[I’m not sure whether we could make Elettra stand in for the Wookie, but other than that, everything is settled for the interstellar happy ending on Planet Idomeneo, where, for once, Luke Skywalker will end up with Leia. – Monica Bacelli (
Luke Idamante), Steve Davislim ( Han Idomeneo) and Camilla Tilling ( Leia Ilia) in Mozart’s “Idomeneo”, which I never thought about as a space opera until today. Staged by Luc Bondy for La Scala, Milan 2005.]
This past week, I slipped and fell into an Idomeneo-shaped hole to end up in late seria Wonderland for a while. I had just about forgotten how much I love this opera (and not just for the chance of mezzos making out with sopranos, although that is part of the appeal).
“Idomeneo” and I have a history. I first stumbled upon it when I was at the edge of thirteen, an awkward baby dyke with no vocabulary to describe what set me apart, but even so, something made me click instantly with this opera – sweet young love that could be seen as gay if you squinted just right (not that I even knew back then that I *wanted* to squint ‘that way’), a regal older soprano who commands the stage, and a happy ending despite all the drama. What’s not to love?
I hold fond memories of 13-year-old Anik in the musicology department of the local library, checking out Attila Csampai essays on “Idomeneo” and then spending the seaside spring vacation holed up with research literature (much of which probably went right over my head), drawing awkward costume sketches (in which Idamante still looked like a young man – I was a little slow on the uptake), and feeling a little less lost in the world I was growing into.
The love for this opera has stuck with me. In retrospect I see how much it has to offer to queer-identifying youth, not just with the sweet, youthful love story that prevails against all odds, and the coming-of-age figure of the older, seductive woman to be both intimidated by and attracted to (the famous Marie-Theres’ pattern most opera dykes will be familiar with). More than that, I know see the struggle of someone not yet hardened by circumstance within a paternalist system; the craving for recognition within family structure that is denied until the very end. And, in tandem with that, the rejection of that first, overwhelming, and endearingly innocent love – the one we all probably remember with a smile and a tear intermingled – as something wrong: Ethnicity and politics easily stand in as a code for queer desire as Idamante tries to reconcile social expectations, wants to fit in and does not quite fit, no matter how heroic and self-sacrificing he is acting.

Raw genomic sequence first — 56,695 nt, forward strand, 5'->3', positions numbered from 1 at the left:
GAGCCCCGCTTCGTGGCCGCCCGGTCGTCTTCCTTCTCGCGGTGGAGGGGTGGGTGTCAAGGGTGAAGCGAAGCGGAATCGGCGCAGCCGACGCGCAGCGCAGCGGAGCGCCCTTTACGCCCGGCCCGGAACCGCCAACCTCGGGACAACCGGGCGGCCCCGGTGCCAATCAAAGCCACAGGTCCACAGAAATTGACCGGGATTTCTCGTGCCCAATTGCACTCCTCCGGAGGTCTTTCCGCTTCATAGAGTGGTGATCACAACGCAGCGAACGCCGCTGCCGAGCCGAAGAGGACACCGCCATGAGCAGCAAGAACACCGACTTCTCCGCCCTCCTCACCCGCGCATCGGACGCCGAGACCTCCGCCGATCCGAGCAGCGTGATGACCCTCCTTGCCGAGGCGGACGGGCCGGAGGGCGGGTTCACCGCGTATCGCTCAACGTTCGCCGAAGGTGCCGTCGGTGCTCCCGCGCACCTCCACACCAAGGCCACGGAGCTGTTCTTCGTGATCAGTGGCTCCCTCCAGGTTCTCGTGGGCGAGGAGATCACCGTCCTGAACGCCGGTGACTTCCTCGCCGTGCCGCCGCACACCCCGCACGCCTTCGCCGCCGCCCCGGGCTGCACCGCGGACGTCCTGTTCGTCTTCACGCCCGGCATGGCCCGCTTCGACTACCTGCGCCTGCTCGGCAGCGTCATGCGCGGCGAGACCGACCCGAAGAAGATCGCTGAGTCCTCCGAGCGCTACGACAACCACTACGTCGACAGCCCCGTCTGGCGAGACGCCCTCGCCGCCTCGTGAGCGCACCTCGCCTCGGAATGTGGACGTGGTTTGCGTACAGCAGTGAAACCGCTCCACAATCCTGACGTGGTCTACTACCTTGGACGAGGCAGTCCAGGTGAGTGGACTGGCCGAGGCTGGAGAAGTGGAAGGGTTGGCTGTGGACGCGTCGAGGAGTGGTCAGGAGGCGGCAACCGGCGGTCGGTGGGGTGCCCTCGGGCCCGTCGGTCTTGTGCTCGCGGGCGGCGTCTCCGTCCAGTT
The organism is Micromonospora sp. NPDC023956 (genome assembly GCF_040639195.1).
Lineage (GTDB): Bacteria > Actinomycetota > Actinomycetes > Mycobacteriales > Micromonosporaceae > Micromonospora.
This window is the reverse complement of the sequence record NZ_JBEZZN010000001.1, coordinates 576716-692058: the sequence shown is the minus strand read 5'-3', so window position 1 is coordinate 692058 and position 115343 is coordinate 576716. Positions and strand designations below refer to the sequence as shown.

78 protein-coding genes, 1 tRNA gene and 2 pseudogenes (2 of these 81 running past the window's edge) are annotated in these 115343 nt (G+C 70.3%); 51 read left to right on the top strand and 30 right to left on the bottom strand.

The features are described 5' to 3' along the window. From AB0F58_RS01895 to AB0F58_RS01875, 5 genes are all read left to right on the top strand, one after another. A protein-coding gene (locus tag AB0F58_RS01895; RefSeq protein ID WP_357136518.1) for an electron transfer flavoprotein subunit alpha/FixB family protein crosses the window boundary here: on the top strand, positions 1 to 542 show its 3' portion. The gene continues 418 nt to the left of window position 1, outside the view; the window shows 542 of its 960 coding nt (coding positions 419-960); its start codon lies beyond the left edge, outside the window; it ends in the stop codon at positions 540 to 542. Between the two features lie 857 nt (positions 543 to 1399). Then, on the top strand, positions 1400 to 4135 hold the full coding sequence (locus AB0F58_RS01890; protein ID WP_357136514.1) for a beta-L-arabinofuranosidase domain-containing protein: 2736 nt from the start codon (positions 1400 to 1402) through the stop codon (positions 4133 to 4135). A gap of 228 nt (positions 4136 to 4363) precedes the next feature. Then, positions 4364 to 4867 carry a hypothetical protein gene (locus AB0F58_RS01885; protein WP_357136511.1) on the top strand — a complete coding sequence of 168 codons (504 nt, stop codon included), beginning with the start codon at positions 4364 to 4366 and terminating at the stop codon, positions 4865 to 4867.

It is the sensation of being singled out, of unfair persecution – the Gods, on a whim, decided that he should be sacrificed because his father said so. And it is the immediate expectation of being rejected by the woman (in this instance, possibly “girl” would be a better fit) “he” loves, and beating himself up about loving her, about the Gods whom he blames for feeling this way, even while he does not want to let go of being in love. He feels punished “for a crime I did not commit” and yet he remains so hung up on Ilia, and just a word – one word – of rejection is all he asks, if only she will speak that to him at least. And he does not dare to imagine anything else. – Sound vaguely familiar?
The opera all but starts with Idamante confessing his love to Ilia, and at just a glance from her, he leaps into a desperate defense of his feelings, something he struggles with well into Act Three, where Ilia, faced with Idamante going off on a suicide mission because he cannot find a place for himself in this world, admits that she loves him back. And the mere idea of this being a chance – of Ilia loving Idamante in return, of a place for this desire, and an answer to it – must have been what turned “Idomeneo” into such a hopeful opera for me.